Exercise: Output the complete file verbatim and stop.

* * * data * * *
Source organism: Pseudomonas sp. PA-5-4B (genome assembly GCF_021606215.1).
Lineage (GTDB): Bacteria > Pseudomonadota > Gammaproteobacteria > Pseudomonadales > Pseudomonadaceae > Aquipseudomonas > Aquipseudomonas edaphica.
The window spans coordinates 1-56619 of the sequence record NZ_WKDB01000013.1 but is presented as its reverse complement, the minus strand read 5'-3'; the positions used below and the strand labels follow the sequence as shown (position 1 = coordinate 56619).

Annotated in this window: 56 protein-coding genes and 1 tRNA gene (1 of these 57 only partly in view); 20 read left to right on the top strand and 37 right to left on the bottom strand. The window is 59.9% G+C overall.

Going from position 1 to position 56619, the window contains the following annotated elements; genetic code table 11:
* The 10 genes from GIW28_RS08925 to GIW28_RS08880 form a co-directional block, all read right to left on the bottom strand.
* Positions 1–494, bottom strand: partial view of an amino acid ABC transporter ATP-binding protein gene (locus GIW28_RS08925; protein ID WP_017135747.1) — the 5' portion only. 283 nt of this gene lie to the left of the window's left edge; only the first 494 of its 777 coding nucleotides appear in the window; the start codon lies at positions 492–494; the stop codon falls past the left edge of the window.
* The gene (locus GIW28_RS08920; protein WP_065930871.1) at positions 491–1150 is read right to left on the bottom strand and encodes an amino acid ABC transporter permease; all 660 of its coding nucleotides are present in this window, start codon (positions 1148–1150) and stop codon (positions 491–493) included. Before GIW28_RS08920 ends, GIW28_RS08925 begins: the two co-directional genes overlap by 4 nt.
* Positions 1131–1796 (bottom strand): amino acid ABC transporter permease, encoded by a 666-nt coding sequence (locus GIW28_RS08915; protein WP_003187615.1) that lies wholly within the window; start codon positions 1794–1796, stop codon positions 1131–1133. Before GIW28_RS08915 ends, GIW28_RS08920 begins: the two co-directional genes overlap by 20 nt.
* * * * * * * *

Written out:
Source organism: Pseudomonas sp. PA-5-4B (genome assembly GCF_021606215.1).
Lineage (GTDB): Bacteria > Pseudomonadota > Gammaproteobacteria > Pseudomonadales > Pseudomonadaceae > Aquipseudomonas > Aquipseudomonas edaphica.
The window spans coordinates 1-56619 of the sequence record NZ_WKDB01000013.1 but is presented as its reverse complement, the minus strand read 5'-3'; the positions used below and the strand labels follow the sequence as shown (position 1 = coordinate 56619).

Annotated in this window: 56 protein-coding genes and 1 tRNA gene (1 of these 57 only partly in view); 20 read left to right on the top strand and 37 right to left on the bottom strand. The window is 59.9% G+C overall.

Going from position 1 to position 56619, the window contains the following annotated elements; genetic code table 11:
* The 10 genes from GIW28_RS08925 to GIW28_RS08880 form a co-directional block, all read right to left on the bottom strand.
* Positions 1–494, bottom strand: partial view of an amino acid ABC transporter ATP-binding protein gene (locus GIW28_RS08925; protein ID WP_017135747.1) — the 5' portion only. 283 nt of this gene lie to the left of the window's left edge; only the first 494 of its 777 coding nucleotides appear in the window; the start codon lies at positions 492–494; the stop codon falls past the left edge of the window.
* The gene (locus GIW28_RS08920; protein WP_065930871.1) at positions 491–1150 is read right to left on the bottom strand and encodes an amino acid ABC transporter permease; all 660 of its coding nucleotides are present in this window, start codon (positions 1148–1150) and stop codon (positions 491–493) included. Before GIW28_RS08920 ends, GIW28_RS08925 begins: the two co-directional genes overlap by 4 nt.
* Positions 1131–1796 (bottom strand): amino acid ABC transporter permease, encoded by a 666-nt coding sequence (locus GIW28_RS08915; protein WP_003187615.1) that lies wholly within the window; start codon positions 1794–1796, stop codon positions 1131–1133. Before GIW28_RS08915 ends, GIW28_RS08920 begins: the two co-directional genes overlap by 20 nt.